Against the advice of his senior U.S. Marine Advisor, Captain Franklin P. Eller, the 4th Battalion commander ordered one of his companies to secure the crash site and recover the bodies of the dead crewmen. Accompanied by Eller, First Lieutenant James P. Kelliher, and Staff Sergeant Clifford J. Beaver, two of the 3d Division OJTs, the company moved west from Binh Gia on the morning of the 31st to carry out the mission. After reaching the crash site, the Marine unit was ambushed by a large Viet Cong force using 82mm mortars, 57mm recoilless rifles, and .50 caliber machine guns. Unable to maneuver because of the intense fire, the company radioed for assistance and began withdrawing from the ambush site in small groups.
The battalion commander, accompanied by the assistant Marine advisor. First Lieutenant Philip 0. Brady and the other OJTs, responded to the call for assistance by leading the remaining three companies from their positions at Binh Gia. Just outside the town they met Captain Eller, who had been wounded in the face, along with Lieutenant Kelliher and the remnants of the hard-hit company. Eller and the survivors of the morning ambush returned to Binh Gia while the remainder of the battalion pushed westward in an attempt to locate the enemy force. Later in the morning, the Marine column was surprised while moving through an abandoned rubber plantation by a Communist force of between 1,200 and 1,800 men.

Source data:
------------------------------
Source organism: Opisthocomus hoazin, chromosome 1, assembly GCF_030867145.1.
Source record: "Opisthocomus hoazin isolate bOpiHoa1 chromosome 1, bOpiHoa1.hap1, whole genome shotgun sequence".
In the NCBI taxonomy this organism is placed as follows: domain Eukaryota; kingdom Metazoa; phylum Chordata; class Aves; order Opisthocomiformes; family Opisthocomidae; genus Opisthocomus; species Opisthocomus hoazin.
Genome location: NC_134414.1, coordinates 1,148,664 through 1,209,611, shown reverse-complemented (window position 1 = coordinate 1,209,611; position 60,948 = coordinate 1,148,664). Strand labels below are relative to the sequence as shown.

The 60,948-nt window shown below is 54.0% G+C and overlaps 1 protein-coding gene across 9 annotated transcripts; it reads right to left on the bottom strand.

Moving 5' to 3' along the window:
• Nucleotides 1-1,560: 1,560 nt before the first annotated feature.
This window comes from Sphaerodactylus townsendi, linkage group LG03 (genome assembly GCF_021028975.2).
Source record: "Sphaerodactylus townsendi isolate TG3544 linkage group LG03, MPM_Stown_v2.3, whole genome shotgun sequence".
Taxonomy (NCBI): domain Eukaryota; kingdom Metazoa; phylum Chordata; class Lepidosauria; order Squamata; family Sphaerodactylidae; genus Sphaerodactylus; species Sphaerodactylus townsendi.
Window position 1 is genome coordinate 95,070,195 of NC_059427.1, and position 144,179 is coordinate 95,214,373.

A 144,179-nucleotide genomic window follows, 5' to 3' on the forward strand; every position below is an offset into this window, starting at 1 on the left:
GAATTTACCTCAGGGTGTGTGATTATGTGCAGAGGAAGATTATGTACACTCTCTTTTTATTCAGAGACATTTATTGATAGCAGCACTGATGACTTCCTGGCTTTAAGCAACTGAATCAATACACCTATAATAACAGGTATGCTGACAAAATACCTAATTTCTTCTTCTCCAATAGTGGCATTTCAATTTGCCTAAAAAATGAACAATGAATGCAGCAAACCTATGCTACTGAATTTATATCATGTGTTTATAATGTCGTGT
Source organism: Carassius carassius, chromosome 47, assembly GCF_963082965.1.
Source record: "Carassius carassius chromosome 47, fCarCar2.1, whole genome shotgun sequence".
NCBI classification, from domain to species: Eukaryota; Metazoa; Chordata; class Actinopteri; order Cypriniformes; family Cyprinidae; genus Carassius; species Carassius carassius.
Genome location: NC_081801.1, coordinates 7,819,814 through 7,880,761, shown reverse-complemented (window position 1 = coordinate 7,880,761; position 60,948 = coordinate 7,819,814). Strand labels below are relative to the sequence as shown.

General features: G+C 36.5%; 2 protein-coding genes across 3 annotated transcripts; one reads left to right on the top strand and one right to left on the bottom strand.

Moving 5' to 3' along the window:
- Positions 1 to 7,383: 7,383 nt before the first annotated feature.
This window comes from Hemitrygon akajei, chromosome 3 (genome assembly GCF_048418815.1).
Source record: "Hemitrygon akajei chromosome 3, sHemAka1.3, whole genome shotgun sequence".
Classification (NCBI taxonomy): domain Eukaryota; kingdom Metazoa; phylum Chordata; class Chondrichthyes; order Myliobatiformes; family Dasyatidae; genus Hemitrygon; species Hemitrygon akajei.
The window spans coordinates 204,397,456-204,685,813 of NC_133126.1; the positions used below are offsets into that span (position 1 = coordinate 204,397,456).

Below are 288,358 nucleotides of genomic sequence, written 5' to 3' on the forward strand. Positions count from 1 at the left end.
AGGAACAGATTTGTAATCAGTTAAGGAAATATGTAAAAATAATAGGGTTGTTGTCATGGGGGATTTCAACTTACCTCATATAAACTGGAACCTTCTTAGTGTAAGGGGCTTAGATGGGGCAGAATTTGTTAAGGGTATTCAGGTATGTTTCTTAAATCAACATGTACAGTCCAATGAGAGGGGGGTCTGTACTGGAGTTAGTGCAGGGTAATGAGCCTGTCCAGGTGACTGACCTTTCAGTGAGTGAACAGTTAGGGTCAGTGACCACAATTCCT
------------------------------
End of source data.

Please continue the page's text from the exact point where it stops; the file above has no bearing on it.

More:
No artillery was available to support the beleaguered battalion. Vietnamese Air Force A-l Skyraiders, however, were able to deliver close air strikes for about 45 minutes. U.S. Army helicopter gunships replaced the Skyraiders on station, but their rocket and machine gun fire proved too light to dislodge the enemy from his positions under the dense vegetation. By late afternoon, 29 of the 4th Battalion's 35 officers, including the battalion commander, were dead. In desperation, the Americans organized the surviving Viet-
Marine Captain Franklin P. Eller, advisor to the 4th Vietnamese Marine Battalion, coordinates with other American-advised units operating nearby. (USMC Photo A183570).